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squirrels

Megan Betz

 Squirrels seem to be sneaking off with the bulk of the Orchard's peaches. The timestamps on these photos are from six different hours; four photos are from a 20-minute period as a squirrel moves among the branches with a peach.

Squirrels seem to be sneaking off with the bulk of the Orchard's peaches. The timestamps on these photos are from six different hours; four photos are from a 20-minute period as a squirrel moves among the branches with a peach.

In my last post, I shared a link to an article I had written about the Bloomington Community Orchard's disappearing peaches. Shortly after the story published, some things moved very rapidly... and by things, I mostly mean squirrels.

For years, the Orchard has come close to having a large crop of peaches only to have them vanish just before harvesting. The story didn't seem to line up for Orchard volunteers or others to come in and snag them, and no one had shared news of enjoying a harvest--something folks aren't shy to do. So, what creature was snagging the fruit?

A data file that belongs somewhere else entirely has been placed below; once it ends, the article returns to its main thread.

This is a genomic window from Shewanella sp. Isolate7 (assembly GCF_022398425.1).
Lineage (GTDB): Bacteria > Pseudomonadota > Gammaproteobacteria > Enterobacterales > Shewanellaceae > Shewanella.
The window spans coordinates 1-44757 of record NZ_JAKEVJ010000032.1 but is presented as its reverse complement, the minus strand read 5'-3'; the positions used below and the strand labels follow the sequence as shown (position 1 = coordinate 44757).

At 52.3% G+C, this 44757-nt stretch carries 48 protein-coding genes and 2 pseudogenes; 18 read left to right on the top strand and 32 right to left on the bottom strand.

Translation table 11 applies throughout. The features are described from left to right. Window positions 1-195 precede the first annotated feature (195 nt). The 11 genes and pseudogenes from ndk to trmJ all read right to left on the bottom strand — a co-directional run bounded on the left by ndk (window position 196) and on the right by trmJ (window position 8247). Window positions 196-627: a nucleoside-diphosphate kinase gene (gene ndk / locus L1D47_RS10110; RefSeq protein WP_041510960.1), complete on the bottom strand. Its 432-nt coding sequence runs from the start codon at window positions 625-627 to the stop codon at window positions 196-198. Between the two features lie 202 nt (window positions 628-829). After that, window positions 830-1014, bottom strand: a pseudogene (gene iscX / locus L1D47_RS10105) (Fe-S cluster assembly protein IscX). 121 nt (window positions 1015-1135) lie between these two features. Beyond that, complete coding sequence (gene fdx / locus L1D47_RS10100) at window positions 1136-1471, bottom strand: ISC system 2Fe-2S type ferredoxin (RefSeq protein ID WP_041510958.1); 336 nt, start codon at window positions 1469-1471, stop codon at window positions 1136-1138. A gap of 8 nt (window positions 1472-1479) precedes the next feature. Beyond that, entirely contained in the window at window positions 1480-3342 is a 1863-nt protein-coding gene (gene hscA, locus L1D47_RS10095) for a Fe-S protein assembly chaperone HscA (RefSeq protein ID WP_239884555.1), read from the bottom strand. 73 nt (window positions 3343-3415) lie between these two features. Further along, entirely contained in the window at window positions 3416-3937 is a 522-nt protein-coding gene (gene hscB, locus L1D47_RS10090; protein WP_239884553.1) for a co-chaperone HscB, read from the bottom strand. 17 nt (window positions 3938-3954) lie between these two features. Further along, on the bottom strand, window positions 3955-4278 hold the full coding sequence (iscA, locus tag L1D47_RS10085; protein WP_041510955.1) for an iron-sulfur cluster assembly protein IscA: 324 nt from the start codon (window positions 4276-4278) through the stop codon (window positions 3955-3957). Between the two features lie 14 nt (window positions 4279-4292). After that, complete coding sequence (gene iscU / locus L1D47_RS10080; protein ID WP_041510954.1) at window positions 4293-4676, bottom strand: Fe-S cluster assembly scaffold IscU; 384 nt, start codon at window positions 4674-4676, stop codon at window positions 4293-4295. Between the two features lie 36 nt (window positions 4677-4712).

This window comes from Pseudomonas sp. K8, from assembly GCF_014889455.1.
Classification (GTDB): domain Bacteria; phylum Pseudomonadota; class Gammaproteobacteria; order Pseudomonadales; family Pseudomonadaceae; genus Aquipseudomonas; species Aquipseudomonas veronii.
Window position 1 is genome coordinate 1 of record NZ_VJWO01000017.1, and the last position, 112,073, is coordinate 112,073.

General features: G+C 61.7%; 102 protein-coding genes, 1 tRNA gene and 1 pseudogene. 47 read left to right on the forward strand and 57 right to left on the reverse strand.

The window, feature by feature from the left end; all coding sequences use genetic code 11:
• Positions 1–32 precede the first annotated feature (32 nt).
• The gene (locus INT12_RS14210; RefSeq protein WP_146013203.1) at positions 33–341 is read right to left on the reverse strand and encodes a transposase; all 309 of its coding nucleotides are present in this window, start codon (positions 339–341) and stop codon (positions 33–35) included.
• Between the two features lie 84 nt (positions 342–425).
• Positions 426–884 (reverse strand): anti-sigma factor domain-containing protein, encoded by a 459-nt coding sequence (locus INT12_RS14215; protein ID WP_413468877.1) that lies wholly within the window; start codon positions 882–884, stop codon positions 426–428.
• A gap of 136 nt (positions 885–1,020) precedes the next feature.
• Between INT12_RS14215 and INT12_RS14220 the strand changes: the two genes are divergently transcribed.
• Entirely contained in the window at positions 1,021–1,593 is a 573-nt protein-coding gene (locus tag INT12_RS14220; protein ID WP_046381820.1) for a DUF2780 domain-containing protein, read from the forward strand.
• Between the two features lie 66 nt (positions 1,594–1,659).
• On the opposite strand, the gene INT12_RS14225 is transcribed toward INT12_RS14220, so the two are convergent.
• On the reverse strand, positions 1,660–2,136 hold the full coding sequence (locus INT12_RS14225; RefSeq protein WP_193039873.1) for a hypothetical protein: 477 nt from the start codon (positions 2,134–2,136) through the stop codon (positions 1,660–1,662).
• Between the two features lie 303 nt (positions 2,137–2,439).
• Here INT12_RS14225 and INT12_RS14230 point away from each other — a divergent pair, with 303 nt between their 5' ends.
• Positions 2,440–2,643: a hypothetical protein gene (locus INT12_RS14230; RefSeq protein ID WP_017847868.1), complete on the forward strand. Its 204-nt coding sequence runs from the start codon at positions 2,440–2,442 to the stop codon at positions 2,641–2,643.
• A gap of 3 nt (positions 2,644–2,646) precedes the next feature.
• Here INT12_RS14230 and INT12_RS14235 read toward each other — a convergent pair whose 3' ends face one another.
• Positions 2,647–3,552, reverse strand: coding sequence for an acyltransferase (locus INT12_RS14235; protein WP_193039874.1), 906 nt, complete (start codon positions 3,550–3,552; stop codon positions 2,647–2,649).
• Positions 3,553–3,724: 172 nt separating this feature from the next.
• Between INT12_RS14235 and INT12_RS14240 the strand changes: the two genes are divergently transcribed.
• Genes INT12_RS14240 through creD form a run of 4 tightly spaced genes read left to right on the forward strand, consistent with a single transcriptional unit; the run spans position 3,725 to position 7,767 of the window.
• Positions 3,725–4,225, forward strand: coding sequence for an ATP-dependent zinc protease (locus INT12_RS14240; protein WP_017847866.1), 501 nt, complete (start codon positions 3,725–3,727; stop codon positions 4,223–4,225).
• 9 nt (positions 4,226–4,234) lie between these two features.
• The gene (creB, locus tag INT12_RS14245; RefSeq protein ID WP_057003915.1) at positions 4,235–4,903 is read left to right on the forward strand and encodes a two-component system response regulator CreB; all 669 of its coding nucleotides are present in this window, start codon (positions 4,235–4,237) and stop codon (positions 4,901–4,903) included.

This year, I decided to see, but that wasn't as easy as I'd anticipated. I was granted permission to post a camera to monitor peach trees at the Hilltop Garden & Nature Center, but in the lead up to placing cameras, I learned that a late frost had taken out most of the blossoms. There were few peaches to be had, & they were small, unlikely to make it to full ripeness on the tree. 

I hated the idea of moving a camera to the Orchard. I didn't want to have a chilling effect on any of the people visiting the site, but I was close to losing my window. The peaches on my tree at home were ripening.

So, after seeing a volunteer from the Orchard post a photo to their social media of ripe peaches they'd seen at a Wednesday workday, I met my tech support out at the Orchard on Friday to place a camera. By the time we arrived, many of the peaches were gone. Within the next 48 hours, the harvesting was complete.

You  can see in the photo above the primary recipient of the Orchard's peach bounty. Squirrels stopped by regularly, nibbling the peach in the tree's open-center pruning structure before running off into the woods with the remainder.

This may raise more questions than it answers. Like, is this a success or failure for the Orchard, and how does the space measure outside of those terms? And how do you share the harvest with species who won't abide by your harvest distribution plan? Is this a relief or a frustration for regular volunteers who were looking forward to eating a peach fresh from the branch?